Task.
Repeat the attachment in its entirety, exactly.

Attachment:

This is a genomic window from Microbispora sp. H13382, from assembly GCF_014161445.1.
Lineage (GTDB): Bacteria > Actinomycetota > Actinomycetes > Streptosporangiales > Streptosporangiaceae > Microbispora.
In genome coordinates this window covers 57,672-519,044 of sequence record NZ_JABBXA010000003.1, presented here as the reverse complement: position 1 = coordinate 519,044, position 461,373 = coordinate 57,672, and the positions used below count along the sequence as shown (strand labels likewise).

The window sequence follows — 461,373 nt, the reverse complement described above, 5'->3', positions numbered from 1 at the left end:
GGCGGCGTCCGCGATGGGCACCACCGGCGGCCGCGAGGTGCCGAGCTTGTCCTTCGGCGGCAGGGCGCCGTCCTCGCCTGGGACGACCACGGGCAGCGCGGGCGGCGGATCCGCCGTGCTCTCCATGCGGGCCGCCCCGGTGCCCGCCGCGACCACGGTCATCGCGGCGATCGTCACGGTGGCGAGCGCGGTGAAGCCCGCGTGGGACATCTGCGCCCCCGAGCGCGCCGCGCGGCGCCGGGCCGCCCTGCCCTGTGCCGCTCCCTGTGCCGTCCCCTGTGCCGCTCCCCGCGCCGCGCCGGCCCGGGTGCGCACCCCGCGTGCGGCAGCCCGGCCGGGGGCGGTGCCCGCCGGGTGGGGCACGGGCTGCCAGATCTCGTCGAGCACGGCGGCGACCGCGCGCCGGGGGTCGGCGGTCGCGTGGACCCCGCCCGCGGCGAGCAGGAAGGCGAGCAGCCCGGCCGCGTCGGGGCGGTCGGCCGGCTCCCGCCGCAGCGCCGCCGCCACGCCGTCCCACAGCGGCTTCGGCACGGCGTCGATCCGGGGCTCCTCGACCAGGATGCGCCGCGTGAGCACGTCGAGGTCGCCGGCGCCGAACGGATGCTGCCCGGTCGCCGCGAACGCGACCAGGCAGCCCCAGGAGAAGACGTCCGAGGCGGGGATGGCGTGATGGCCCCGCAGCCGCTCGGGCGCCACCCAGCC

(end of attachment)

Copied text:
This is a genomic window from Microbispora sp. H13382, from assembly GCF_014161445.1.
Lineage (GTDB): Bacteria > Actinomycetota > Actinomycetes > Streptosporangiales > Streptosporangiaceae > Microbispora.
In genome coordinates this window covers 57,672-519,044 of sequence record NZ_JABBXA010000003.1, presented here as the reverse complement: position 1 = coordinate 519,044, position 461,373 = coordinate 57,672, and the positions used below count along the sequence as shown (strand labels likewise).

The window sequence follows — 461,373 nt, the reverse complement described above, 5'->3', positions numbered from 1 at the left end:
GGCGGCGTCCGCGATGGGCACCACCGGCGGCCGCGAGGTGCCGAGCTTGTCCTTCGGCGGCAGGGCGCCGTCCTCGCCTGGGACGACCACGGGCAGCGCGGGCGGCGGATCCGCCGTGCTCTCCATGCGGGCCGCCCCGGTGCCCGCCGCGACCACGGTCATCGCGGCGATCGTCACGGTGGCGAGCGCGGTGAAGCCCGCGTGGGACATCTGCGCCCCCGAGCGCGCCGCGCGGCGCCGGGCCGCCCTGCCCTGTGCCGCTCCCTGTGCCGTCCCCTGTGCCGCTCCCCGCGCCGCGCCGGCCCGGGTGCGCACCCCGCGTGCGGCAGCCCGGCCGGGGGCGGTGCCCGCCGGGTGGGGCACGGGCTGCCAGATCTCGTCGAGCACGGCGGCGACCGCGCGCCGGGGGTCGGCGGTCGCGTGGACCCCGCCCGCGGCGAGCAGGAAGGCGAGCAGCCCGGCCGCGTCGGGGCGGTCGGCCGGCTCCCGCCGCAGCGCCGCCGCCACGCCGTCCCACAGCGGCTTCGGCACGGCGTCGATCCGGGGCTCCTCGACCAGGATGCGCCGCGTGAGCACGTCGAGGTCGCCGGCGCCGAACGGATGCTGCCCGGTCGCCGCGAACGCGACCAGGCAGCCCCAGGAGAAGACGTCCGAGGCGGGGATGGCGTGATGGCCCCGCAGCCGCTCGGGCGCCACCCAGCC